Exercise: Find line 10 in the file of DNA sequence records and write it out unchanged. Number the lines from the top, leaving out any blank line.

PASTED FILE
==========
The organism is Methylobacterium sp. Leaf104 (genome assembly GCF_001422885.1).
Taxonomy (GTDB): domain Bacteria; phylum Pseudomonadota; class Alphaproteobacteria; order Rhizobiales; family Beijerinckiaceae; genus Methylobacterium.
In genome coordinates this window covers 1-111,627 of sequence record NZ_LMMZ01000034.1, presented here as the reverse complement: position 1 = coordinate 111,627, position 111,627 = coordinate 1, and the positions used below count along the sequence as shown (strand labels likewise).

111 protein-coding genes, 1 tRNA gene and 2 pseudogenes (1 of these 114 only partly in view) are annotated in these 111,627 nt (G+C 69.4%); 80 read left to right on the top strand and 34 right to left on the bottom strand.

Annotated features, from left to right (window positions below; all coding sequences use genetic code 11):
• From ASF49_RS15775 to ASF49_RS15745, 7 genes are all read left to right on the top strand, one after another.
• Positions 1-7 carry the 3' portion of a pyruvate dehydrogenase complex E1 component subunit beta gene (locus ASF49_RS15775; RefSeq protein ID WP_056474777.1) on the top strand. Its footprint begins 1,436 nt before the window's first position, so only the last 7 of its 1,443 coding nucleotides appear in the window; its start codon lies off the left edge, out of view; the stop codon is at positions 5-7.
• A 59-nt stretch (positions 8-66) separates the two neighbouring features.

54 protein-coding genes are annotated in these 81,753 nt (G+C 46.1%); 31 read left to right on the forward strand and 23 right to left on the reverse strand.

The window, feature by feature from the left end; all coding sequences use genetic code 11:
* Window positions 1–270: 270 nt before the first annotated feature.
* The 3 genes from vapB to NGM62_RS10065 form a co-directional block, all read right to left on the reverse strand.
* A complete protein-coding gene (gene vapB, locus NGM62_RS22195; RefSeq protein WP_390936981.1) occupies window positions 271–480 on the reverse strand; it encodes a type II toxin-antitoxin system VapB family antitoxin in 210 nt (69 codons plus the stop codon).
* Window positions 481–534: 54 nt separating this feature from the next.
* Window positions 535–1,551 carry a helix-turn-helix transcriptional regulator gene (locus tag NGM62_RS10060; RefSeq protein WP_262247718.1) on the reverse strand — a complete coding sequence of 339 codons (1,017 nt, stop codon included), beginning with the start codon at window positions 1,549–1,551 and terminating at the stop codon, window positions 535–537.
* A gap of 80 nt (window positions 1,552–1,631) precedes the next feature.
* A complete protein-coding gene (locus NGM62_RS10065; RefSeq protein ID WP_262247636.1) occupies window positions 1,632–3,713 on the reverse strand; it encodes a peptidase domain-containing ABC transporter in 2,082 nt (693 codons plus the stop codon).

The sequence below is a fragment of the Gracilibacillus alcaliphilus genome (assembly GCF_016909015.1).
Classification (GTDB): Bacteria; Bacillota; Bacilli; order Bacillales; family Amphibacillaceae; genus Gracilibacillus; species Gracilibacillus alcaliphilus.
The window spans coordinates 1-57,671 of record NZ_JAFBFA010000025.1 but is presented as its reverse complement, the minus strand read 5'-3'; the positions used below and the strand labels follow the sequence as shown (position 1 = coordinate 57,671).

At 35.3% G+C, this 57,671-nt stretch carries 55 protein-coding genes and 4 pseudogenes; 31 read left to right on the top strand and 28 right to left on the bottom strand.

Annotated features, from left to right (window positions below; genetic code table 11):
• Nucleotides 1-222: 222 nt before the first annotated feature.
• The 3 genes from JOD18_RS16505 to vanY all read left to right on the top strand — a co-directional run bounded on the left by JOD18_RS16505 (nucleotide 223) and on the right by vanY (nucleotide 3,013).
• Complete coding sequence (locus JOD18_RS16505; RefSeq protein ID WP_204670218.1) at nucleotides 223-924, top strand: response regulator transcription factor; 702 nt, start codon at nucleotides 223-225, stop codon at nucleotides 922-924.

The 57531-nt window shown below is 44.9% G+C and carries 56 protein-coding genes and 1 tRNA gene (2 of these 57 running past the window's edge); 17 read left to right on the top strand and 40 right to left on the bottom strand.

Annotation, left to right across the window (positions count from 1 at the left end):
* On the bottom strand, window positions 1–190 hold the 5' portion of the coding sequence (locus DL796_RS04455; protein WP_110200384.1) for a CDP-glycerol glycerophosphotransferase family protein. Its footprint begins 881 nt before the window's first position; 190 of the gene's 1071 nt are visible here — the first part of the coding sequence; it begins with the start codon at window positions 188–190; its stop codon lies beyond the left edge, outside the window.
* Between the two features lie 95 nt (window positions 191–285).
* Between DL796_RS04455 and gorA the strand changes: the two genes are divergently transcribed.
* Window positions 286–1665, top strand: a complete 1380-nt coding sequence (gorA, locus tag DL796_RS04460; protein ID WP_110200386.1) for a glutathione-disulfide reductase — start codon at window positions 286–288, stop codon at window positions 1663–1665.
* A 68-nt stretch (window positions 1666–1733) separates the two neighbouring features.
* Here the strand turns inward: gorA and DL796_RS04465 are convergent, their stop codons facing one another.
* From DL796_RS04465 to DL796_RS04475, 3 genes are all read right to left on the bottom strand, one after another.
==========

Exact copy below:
The window, feature by feature from the left end; all coding sequences use genetic code 11: